share|improve this answer
    
Yeah, it is exactly what I did yesterday and had it fixed :) –  Hosane Apr 20 '11 at 6:15
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It looks like you're adding a lot of complexity here that you don't really need. If you're just doing simple client certificate authentication, you could probably get away from the following snippet (source):

import httplib
import urllib2

# HTTPS Client Auth solution for urllib2, inspired by
# http://bugs.python.org/issue3466
# and improved by David Norton of Three Pillar Software. In this
# implementation, we use properties passed in rather than static module
# fields.
class HTTPSClientAuthHandler(urllib2.HTTPSHandler):
    def __init__(self, key, cert):
        urllib2.HTTPSHandler.__init__(self)
        self.key = key
        self.cert = cert
    def https_open(self, req):
        #Rather than pass in a reference to a connection class, we pass in
        # a reference to a function which, for all intents and purposes,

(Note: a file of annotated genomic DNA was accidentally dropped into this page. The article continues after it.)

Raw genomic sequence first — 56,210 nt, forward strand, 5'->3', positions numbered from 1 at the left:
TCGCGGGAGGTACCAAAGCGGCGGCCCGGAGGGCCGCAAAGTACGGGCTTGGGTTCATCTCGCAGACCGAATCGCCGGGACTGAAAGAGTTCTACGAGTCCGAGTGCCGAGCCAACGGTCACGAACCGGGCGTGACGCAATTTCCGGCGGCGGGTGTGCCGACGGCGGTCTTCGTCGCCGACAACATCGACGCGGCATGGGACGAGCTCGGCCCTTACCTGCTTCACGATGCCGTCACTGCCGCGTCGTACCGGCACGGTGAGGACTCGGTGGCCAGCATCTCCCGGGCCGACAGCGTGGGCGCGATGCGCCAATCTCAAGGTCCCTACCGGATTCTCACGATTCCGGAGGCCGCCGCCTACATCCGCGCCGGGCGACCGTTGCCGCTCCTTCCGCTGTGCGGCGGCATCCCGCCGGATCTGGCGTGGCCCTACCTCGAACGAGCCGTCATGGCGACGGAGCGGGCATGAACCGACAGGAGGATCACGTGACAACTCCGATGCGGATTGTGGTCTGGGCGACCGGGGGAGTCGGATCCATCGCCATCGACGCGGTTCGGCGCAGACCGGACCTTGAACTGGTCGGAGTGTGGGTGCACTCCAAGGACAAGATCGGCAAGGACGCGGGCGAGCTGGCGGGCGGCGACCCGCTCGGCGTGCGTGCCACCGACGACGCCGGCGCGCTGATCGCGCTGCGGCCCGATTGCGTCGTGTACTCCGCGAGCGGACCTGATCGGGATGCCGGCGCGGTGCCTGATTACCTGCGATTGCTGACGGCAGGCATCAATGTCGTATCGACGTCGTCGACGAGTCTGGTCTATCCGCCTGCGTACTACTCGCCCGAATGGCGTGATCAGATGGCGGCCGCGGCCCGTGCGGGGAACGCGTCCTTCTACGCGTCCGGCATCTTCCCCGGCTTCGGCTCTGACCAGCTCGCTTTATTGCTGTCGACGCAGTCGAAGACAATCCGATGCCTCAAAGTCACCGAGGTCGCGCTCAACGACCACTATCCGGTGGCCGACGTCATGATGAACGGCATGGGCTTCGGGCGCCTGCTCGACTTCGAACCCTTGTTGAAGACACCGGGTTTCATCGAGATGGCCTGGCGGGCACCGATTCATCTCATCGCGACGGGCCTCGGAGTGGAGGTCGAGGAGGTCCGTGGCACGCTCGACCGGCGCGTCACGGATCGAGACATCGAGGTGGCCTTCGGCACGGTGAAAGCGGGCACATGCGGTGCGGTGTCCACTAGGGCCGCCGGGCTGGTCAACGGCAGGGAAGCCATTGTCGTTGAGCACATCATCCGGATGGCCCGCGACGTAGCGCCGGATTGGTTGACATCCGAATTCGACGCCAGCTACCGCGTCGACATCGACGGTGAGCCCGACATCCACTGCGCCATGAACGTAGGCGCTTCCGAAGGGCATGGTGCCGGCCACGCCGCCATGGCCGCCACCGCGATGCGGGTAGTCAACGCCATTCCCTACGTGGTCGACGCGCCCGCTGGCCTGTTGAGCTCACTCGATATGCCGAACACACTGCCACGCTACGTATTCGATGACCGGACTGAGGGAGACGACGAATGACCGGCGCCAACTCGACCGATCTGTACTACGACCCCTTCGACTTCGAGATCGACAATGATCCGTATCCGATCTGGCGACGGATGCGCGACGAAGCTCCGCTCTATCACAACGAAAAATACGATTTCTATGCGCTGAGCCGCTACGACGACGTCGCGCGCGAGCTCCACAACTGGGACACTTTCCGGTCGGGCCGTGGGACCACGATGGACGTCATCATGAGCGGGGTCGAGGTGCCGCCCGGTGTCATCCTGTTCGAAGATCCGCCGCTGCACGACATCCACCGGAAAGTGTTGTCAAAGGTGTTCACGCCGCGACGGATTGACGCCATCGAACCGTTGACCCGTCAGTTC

# will behave as a constructor
        return self.do_open(self.getConnection, req)
    def getConnection(self, host):
        return httplib.HTTPSConnection(host, key_file=self.key, cert_file=self.cert)


cert_handler = HTTPSClientAuthHandler(settings.PEMFILE, settings.CLIENT_CERT_FILE)
opener = urllib2.build_opener(cert_handler)
urllib2.install_opener(opener)

f = urllib2.urlopen("https://sampleapiserver.com")
print f.code

The source was used in the context of providing a cert-authenicated URL opener to the Suds Client constructor, so I stripped that out and made it a direct opener.

share|improve this answer
    
The only problem with this is that you can't set a password callback (Python's built in SSL support did not have this facility until version 3.3 or so), so if the client key is password-protected, there is no way to prevent the underlying SSL library from trying to prompt the user on the terminal. –  Walter Mundt Feb 12 '12 at 23:12